bump, just think of all the noobs we could redirect to the faq for info on boost controllers if ppl can come up with some good info here
Anyone running them? I like the turbosmart dual stage mbc with the toggle switch in the cabin and it looks like a simple install. But how complicated are gear based mbc's?
This guy made his own gear based and from what it sounds like it, it's not too bad to make. Any input or experience?
I think it's too many moving parts for my liking..
I'd prefer to do a gear based DIY EBC instead. I bet you could do the electronics for <$100, a good solenoid for <$50, and then the wiring.
Honestly, most EBC's are grossly overpriced in my opinion.
Gear-based MBCs could be dead simple or really complicated... depends on the technique employed for determining the gear. It could be as simple as a microswitch on the gears you want to control all the way up to logging directly from the ECU to figure it out. I personally fall somewhere in the middle... I'd prefer to monitor the VSS and engine RPM myself to map to a gear table.
At any rate... as grossly overpriced as they may be, going with a pre-rolled solution is usually the best for 99% of people. Honestly, hardly anyone here is going to invest all the time to roll a gear-based boost control solution unless they have a reallllll important need for one.
science: it's for real.
The turbosmart dual stage mbc actually attracted me because I found it relatively simple-2 mbc's with an electronic switch to go between the 2. I'll probably end up doing the homebrew though for something to keep me busy after school lets out. I'd like to make a diy if this-I was originally planning on a gear based mbc, do you think most guys on here would prefer a diy for an ebc though? Perhaps I could do both if they didn't differ too much.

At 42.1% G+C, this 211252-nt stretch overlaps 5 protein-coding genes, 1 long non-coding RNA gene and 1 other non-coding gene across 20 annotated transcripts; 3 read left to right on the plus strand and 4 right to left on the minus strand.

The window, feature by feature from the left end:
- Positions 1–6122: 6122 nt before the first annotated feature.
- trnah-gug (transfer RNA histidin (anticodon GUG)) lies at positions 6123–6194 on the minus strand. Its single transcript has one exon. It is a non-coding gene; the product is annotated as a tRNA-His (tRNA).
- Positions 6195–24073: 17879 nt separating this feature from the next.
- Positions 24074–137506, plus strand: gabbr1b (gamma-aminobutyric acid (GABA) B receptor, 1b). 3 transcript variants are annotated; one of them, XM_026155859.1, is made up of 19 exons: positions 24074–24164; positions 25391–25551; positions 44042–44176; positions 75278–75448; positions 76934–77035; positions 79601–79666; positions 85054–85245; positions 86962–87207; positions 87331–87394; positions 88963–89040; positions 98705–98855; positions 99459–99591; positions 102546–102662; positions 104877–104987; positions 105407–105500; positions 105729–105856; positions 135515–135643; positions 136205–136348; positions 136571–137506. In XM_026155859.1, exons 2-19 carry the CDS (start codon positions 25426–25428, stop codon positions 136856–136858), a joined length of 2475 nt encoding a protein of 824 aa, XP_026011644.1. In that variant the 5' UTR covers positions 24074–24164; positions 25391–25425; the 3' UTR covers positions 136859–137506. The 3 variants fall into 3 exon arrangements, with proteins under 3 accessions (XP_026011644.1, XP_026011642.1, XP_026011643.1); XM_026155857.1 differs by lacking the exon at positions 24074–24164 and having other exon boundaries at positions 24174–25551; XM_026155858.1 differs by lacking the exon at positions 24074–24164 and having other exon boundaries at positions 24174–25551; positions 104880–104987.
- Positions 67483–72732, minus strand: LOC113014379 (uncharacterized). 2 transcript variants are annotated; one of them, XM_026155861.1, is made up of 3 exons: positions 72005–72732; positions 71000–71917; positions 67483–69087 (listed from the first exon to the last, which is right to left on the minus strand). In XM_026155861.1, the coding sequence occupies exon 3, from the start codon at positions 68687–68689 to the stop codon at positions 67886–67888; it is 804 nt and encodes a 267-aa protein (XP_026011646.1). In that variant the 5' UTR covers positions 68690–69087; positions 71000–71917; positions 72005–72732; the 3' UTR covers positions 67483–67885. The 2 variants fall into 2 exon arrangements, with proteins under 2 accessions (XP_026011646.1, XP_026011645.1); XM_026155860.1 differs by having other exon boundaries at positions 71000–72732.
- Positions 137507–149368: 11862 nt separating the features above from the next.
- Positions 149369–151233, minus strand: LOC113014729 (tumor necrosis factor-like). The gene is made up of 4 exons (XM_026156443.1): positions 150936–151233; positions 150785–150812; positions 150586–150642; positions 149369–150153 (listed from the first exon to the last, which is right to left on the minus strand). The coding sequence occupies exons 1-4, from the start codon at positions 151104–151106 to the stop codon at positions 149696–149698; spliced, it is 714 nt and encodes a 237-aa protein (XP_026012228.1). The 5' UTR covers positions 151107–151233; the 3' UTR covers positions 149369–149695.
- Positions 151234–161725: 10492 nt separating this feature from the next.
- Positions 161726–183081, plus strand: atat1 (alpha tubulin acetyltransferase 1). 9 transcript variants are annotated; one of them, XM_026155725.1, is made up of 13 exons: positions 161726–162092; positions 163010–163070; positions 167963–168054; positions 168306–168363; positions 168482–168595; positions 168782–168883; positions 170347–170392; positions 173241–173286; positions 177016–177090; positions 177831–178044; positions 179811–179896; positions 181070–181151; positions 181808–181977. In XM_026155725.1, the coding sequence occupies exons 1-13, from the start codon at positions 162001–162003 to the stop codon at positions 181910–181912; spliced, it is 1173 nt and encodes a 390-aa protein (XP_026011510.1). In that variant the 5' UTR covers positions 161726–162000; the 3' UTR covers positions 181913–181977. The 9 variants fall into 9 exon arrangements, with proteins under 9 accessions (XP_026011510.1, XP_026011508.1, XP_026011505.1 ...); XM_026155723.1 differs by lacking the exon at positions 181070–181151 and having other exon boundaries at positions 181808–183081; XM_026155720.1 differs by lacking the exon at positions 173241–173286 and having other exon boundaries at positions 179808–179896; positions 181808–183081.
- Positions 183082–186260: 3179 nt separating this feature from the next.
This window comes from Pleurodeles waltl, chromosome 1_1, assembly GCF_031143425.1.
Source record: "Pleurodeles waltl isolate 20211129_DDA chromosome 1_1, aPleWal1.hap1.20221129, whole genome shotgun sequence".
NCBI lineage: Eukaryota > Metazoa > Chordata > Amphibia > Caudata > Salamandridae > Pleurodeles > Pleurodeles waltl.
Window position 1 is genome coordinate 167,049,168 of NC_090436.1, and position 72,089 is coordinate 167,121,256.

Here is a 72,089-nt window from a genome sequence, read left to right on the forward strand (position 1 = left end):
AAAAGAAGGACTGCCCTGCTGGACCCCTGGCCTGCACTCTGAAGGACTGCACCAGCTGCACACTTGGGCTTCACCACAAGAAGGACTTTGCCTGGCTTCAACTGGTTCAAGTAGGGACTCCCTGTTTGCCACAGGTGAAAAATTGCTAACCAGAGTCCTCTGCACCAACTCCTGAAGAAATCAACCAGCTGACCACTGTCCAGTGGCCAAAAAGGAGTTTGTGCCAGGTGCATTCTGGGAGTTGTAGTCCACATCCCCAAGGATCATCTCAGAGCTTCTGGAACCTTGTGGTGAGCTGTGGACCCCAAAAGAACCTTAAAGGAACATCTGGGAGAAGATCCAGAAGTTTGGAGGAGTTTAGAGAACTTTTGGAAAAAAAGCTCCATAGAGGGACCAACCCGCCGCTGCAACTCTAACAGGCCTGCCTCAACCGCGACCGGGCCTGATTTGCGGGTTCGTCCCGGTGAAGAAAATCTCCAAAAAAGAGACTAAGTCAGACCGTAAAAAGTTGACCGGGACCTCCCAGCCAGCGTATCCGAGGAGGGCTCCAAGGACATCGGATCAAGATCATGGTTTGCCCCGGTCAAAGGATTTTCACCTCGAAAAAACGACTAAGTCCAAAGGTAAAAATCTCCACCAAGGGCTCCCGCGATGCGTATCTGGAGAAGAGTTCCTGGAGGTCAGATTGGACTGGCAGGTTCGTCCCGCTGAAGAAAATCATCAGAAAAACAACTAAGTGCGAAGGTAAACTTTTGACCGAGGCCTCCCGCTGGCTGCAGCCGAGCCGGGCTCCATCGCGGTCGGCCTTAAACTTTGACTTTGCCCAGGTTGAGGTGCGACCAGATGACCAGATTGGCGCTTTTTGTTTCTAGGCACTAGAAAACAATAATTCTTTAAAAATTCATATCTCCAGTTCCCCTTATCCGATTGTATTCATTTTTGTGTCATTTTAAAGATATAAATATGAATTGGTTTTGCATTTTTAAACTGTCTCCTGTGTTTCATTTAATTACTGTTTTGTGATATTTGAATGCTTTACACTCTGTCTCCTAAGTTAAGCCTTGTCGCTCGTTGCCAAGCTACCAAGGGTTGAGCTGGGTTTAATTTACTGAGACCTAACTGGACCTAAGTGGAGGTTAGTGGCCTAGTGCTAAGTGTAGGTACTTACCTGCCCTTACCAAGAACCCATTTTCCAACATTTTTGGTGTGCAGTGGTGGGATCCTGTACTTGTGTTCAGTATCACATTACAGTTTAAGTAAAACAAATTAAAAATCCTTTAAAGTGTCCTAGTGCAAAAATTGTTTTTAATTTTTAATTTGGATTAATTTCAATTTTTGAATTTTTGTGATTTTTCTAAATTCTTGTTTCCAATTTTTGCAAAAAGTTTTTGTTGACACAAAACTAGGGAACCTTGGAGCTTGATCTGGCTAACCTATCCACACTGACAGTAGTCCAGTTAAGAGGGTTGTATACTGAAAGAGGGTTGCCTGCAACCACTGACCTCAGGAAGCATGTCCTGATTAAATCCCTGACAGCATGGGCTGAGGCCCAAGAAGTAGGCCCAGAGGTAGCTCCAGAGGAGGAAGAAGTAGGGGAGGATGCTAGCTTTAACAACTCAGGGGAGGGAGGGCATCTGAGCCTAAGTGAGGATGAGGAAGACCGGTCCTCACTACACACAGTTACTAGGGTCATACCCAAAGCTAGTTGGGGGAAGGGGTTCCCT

Yeah, I was thinking of using the vss since its already there, but I'd prefer to keep it simple as possible. I run unitronics for a reason, and when I want the fine tuning done I let someone who knows what they're doing dyno it. Clearly, I'm no electric guru, so can you dumb down how a microswitch works and how it would be utilized in this scenario?
A microswitch is placed in just the right spot so that when you're in first gear, the switch is engaged. Thus, when you're in 1st gear, the switch is on... and when you're in any other gear, the switch is off. If you wire the switch up to your multi-stage boost controller in the right way, you can have it trigger one stage of the controller (in this case, the low boost stage) and then when its off, have the other stage kick in giving you full boost.
This could be achieved pretty simply. If we operate on the idea that the "stage" with the lowest boost will always "win" (as in the lowest boost stage will always trigger the WG first) then we can use a manual boost controller to limit our maximum boost and use a simple solenoid valve to control the low stage, or even multiple stages.
Picture it as such:
The solenoid, "max boost" MBC and N75 valve all get the boost source from a tee. Their output is also merged with a tee and goes back to the wastegate.Code:N75 valve Boost Source ---> MBC (max boost) ---> wastegate solenoid (with another MBC inline)
The solenoid has a MBC inline with its output. This MBC is how you set your "low boost" stage. The microswitch, when you were in first, would trigger the solenoid "on" and let the boost pressure hit the MBC, which once it exceeded the low boost setting, would feed the full boost pressure to the WG and thus opening it and limiting boost.